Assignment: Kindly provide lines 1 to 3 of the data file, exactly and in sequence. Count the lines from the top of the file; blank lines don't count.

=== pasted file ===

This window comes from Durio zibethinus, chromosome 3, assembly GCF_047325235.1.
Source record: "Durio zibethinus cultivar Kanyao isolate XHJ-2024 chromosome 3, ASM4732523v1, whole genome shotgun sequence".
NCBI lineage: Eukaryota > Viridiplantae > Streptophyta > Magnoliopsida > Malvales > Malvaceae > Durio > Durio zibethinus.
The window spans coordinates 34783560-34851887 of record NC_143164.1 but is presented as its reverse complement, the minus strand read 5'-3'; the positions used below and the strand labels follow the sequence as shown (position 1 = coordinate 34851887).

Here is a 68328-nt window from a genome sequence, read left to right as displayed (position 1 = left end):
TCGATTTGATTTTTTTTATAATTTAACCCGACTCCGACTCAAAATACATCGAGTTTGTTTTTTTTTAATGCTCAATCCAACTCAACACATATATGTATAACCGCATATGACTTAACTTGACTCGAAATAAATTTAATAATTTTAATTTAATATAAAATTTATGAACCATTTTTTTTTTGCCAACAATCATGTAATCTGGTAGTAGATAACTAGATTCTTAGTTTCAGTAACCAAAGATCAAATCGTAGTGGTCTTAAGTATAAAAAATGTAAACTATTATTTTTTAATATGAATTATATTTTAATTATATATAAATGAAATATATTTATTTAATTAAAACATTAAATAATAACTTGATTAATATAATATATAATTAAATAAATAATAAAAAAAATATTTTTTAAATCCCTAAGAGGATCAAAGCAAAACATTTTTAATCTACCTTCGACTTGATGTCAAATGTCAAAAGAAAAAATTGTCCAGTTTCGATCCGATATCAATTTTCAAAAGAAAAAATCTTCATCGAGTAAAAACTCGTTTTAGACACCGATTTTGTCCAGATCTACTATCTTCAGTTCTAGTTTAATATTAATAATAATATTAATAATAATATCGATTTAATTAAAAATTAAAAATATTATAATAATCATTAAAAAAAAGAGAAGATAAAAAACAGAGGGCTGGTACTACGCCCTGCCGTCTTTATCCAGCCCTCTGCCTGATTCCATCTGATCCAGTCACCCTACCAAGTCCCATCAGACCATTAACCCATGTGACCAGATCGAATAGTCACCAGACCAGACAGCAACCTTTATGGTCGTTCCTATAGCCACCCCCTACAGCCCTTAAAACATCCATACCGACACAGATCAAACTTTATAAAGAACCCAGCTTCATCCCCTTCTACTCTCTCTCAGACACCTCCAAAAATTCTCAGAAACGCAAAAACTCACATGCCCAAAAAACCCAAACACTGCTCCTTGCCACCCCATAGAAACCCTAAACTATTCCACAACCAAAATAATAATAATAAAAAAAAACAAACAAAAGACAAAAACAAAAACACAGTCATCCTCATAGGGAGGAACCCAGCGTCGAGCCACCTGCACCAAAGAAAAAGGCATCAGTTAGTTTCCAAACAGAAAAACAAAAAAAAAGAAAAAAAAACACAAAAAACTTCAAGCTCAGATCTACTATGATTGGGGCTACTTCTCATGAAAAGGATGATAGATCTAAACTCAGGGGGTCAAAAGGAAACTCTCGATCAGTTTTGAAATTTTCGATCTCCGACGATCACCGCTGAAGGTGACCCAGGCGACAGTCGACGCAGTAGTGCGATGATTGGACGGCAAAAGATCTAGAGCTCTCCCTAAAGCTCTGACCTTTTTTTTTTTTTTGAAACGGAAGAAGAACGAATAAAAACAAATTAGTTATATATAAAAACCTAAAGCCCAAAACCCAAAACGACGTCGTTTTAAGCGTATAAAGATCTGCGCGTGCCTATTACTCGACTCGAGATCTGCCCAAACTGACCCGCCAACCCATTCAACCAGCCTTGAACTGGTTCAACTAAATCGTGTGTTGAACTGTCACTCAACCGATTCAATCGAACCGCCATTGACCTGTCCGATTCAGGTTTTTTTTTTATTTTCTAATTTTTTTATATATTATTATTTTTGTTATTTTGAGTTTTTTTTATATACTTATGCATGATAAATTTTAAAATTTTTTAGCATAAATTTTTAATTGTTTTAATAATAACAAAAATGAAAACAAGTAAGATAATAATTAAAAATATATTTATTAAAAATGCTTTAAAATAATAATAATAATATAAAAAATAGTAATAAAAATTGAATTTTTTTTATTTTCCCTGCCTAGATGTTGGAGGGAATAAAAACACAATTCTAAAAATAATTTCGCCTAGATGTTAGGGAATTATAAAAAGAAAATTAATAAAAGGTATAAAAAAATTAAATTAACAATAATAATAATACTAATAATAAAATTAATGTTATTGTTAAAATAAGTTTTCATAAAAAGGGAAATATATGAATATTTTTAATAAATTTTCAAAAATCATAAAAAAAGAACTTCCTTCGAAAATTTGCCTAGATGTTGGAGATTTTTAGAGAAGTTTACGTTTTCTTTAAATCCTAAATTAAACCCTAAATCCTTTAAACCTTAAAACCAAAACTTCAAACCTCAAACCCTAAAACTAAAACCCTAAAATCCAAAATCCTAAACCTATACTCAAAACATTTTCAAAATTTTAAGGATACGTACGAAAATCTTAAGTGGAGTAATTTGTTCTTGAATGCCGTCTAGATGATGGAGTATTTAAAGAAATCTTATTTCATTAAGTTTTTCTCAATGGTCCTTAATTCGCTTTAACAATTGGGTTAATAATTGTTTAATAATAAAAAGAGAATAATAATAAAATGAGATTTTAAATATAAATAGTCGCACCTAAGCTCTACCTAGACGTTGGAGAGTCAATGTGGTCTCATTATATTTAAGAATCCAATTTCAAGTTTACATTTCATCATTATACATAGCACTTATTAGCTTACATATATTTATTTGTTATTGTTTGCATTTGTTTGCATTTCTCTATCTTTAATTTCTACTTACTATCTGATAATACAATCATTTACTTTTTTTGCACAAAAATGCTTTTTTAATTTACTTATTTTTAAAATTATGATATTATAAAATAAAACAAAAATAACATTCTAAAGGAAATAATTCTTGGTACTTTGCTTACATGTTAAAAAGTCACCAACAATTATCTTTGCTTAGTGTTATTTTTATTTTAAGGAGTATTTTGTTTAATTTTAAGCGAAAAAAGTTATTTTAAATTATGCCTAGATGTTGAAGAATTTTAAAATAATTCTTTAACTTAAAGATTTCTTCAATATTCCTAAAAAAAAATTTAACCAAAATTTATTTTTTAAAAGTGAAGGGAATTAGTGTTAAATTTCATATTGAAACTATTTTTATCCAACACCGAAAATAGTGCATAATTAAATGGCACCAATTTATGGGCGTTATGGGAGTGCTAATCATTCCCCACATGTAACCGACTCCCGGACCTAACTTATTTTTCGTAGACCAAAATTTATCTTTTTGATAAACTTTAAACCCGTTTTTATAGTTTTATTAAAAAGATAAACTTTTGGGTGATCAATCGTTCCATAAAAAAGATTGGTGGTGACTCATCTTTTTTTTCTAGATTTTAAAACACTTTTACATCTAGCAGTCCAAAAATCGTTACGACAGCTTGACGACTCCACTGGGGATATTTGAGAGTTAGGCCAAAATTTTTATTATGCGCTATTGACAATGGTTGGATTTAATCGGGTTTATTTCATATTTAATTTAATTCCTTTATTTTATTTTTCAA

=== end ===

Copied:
This window comes from Durio zibethinus, chromosome 3, assembly GCF_047325235.1.
Source record: "Durio zibethinus cultivar Kanyao isolate XHJ-2024 chromosome 3, ASM4732523v1, whole genome shotgun sequence".
NCBI lineage: Eukaryota > Viridiplantae > Streptophyta > Magnoliopsida > Malvales > Malvaceae > Durio > Durio zibethinus.